Alcohol and Varicose Veins
Varicose veins affect the lives of more than 50 percent of the US population. Although varicose veins occur for a number of reasons, many people often forget how alcohol abuse, or alcoholism, can cause exacerbation of varicose veins.
Alcohol use disorder (AUD) affects 17 million adults in the US. Unfortunately, the combination of these statistics means 8.5 million people with AUD may be suffering from varicose veins as well. Although unsightly, varicose veins may cause pain. Varicose veins can also be indicators of serious conditions, especially if an AUD is present. Before you have another cocktail, take a few minutes to understand how alcohol may be contributing to varicose veins.
Alcohol Use Disorders (AUD) and Varicose Vein Risk
AUDs follow a set of 11 diagnosing criteria within the Diagnostic and Statistical Manual of Mental Disorders; however, binge and heaving drinking are chief indicators of the development of an AUD. The National Institute on Alcohol Abuse and Alcoholism (NIAAA) defines the following:
Binge Drinking– Binge drinking occurs by having enough drinks to reach a 0.08 g/dL blood alcohol concentration within a single sitting. This is typically five drinks for men and four drinks for women.
Heavy Drinking– Within the past 30 days, heavy drinking describes having five or more drinks in a single sitting for five or more days.
Engaging in heavy and binge drinking increases the risk of developing health problems, which includes varicose veins, liver damage, and other serious health problems.
What Are Varicose Veins?
Arteries carry blood away from the heart, and veins return blood to the heart. The pressure of the heart is not great enough to push blood through the veins alone. Veins contain valves to help keep blood from flowing backward within the circulatory system. When your muscles contract, the valves open, and blood is moved towards the heart. Over time, these valves become worn, and blood may pool between valves and flow backward. When this occurs, the vein becomes engorged beyond capacity. However, problems within the circulatory system, such as excess alcohol use, may cause these valves to fail prematurely.
What Are Spider Veins?
When valves in veins fail, the vein may take on a spider-like appearance. Spider veins are commonly seen in the upper body, such as the face, neck, torso, and arms. When liver damage has occurred, spider veins occur in greater quantities.
Alcohol Affects the Circulatory System
Alcohol causes blood pressure and heart rate to increase. As a result, more blood is pumped through the arteries towards the veins. However, the veins valves do not experience an increase in pumping activity unless additional physical activity occurs. Moreover, the additional strain on the heart results in additional pressure, albeit mild pressure, on the blood within the veins. Unfortunately, veins become engorged with blood more quickly, and the valves are unable to support the added strain. At this point, the vein loses all muscle tone and swells, which produces the unsightly appearance of varicose veins.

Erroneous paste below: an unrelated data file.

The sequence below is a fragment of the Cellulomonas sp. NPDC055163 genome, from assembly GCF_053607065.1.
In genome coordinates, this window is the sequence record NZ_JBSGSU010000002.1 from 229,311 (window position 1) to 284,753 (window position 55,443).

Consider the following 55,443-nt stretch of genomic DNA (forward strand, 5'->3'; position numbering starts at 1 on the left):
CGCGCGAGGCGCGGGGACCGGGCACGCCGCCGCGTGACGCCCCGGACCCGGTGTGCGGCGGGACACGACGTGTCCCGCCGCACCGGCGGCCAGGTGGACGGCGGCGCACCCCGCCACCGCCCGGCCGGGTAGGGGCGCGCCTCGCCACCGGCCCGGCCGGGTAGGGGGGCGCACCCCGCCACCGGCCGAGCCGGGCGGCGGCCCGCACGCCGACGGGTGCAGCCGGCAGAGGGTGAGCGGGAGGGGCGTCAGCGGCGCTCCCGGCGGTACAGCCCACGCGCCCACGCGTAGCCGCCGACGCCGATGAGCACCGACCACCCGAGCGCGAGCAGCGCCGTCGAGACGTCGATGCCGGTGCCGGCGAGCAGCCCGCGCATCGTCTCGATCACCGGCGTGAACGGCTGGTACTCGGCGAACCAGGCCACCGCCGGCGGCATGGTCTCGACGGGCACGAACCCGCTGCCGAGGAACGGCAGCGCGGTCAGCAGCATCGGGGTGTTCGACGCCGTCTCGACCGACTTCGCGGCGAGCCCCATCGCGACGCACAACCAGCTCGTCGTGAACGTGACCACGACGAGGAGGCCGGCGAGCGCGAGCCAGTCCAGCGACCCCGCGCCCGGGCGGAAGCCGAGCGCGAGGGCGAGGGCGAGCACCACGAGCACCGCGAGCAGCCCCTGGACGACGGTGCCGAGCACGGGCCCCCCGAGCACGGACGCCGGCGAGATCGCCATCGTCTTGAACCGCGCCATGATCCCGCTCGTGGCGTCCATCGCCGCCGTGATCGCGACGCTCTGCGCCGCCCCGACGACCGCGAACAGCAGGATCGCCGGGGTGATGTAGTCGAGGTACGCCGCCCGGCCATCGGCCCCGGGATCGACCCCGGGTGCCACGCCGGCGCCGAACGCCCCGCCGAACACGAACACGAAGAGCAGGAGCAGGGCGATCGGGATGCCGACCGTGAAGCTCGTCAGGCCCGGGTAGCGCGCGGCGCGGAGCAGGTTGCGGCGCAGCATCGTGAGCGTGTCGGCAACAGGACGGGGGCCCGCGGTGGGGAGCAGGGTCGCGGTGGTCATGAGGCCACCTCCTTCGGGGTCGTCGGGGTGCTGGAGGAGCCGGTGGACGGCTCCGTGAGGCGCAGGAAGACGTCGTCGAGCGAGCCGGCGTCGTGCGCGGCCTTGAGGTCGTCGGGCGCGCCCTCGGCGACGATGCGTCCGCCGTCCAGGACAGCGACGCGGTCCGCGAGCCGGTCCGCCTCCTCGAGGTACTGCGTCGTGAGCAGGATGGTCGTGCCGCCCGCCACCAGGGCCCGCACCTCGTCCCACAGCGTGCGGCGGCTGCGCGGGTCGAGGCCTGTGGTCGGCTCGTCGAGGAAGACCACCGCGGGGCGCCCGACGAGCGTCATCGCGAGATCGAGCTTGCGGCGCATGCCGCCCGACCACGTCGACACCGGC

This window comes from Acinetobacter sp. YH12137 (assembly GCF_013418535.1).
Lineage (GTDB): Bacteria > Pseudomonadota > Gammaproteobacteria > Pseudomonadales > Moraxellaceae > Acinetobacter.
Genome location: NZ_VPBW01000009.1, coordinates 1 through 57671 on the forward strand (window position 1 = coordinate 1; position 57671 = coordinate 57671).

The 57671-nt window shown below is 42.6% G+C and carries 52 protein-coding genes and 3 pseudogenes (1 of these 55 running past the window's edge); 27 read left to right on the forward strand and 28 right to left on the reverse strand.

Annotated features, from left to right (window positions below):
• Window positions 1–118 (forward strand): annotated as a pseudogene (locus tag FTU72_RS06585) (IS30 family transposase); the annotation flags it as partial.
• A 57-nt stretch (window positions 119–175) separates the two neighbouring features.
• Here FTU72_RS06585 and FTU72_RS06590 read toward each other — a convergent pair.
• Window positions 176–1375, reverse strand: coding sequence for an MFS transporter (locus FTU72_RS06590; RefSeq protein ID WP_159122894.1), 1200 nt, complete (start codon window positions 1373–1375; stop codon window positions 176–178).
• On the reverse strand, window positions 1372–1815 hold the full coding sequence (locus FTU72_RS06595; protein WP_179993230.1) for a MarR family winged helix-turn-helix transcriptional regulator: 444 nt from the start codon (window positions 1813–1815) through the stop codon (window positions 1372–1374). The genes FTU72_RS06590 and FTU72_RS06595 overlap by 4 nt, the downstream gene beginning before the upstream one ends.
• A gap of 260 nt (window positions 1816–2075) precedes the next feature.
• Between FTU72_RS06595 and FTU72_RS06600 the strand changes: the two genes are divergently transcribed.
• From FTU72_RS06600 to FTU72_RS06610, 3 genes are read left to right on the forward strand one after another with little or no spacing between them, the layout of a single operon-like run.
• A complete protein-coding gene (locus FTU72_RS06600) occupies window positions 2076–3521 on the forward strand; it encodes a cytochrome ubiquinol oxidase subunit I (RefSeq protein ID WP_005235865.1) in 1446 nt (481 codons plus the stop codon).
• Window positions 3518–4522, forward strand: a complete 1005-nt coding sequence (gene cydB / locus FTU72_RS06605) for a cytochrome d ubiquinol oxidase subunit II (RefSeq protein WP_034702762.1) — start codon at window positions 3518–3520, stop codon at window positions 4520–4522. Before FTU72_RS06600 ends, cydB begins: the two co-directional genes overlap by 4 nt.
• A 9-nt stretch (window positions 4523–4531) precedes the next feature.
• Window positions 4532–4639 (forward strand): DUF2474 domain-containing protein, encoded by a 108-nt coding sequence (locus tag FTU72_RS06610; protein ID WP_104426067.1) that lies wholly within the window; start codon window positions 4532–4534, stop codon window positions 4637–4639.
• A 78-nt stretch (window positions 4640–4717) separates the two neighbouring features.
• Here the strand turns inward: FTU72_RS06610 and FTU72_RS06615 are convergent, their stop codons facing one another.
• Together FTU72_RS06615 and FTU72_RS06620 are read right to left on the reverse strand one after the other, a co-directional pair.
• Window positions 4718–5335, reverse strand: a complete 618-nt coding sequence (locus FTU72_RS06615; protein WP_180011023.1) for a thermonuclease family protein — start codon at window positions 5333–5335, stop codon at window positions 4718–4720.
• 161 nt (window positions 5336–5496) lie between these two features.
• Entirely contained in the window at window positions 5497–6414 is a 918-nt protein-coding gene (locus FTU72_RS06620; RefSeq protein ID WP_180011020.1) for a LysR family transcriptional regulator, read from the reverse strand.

Alcohol Causes Liver Problems
The liver is responsible for removing waste products and toxin from the blood, which include alcohol. Without this core function, the kidneys begin to falter, and the blood eventually reaches a point of toxicity and increased viscosity. Although it’s not medically correct to define thicker blood, the increased toxins make the circulation of blood more difficult. This produces an added strain on veins, which must now pump a higher volume of blood towards the heart. Now, consider how alcohol use affects the liver.
Alcohol use causes the liver to work harder to remove alcohol and toxins from the blood. As the liver is repeatedly forced to work harder to cleanse the blood, hepatocytes, or liver cells, may become covered in scar tissue. This is referred to as cirrhosis of the liver. As the liver becomes unable to properly remove toxins from the blood, the blood becomes more viscous and filled with damaging compounds. Therefore, the metabolism of alcohol takes longer to complete, and the cycle of liver problems and varicose veins begins to reinforce itself with each passing heartbeat.
Read more about Varicose Veins and Nutrition
Does Alcohol Use Cause Varicose Veins?
No evidence exists to definitively prove alcohol consumption causes varicose veins. However, the negative consequences of alcohol use, such as liver disease, poor circulation, and poor overall health, may hasten the development of varicose veins. Therefore, someone with pre-existing conditions, or varicose veins, will be more likely to see an increase in varicose veins. Furthermore, varicose veins may actually occur in severe cases of alcoholism as esophageal varices, which are varicose veins within the esophagus. If these varices rupture, it may cause significant injury, if not death.
If you need help with varicose vein issues or having them removed, get in touch with Chicago Vein Institute. We specialize in procedures to treat varicose veins for both medical and cosmetic purposes in Metro and North Center Chicago.
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Chicago Vein Institute is a practice solely dedicated to the diagnosis and treatment of vein diseases. The experts at CVI perform the latest and most effective treatments for painful varicose veins, spider veins, and other vein-related disorders. CVI offers minimally invasive treatment options, including Endovenous Laser Ablation (EVLA), Ambulatory Phlebectomy, Ultrasound-Guided Sclerotherapy, Surface Sclerotherapy, Elastic Compression Stockings and wound care for venous ulcers, performing more than 8,000 vein-related procedures annually. Visit our sister brand, Chicago Cosmetic Institute, offering a full array of medical spa services including CoolSculpting, Liposuction, Botox, chemical peels and more.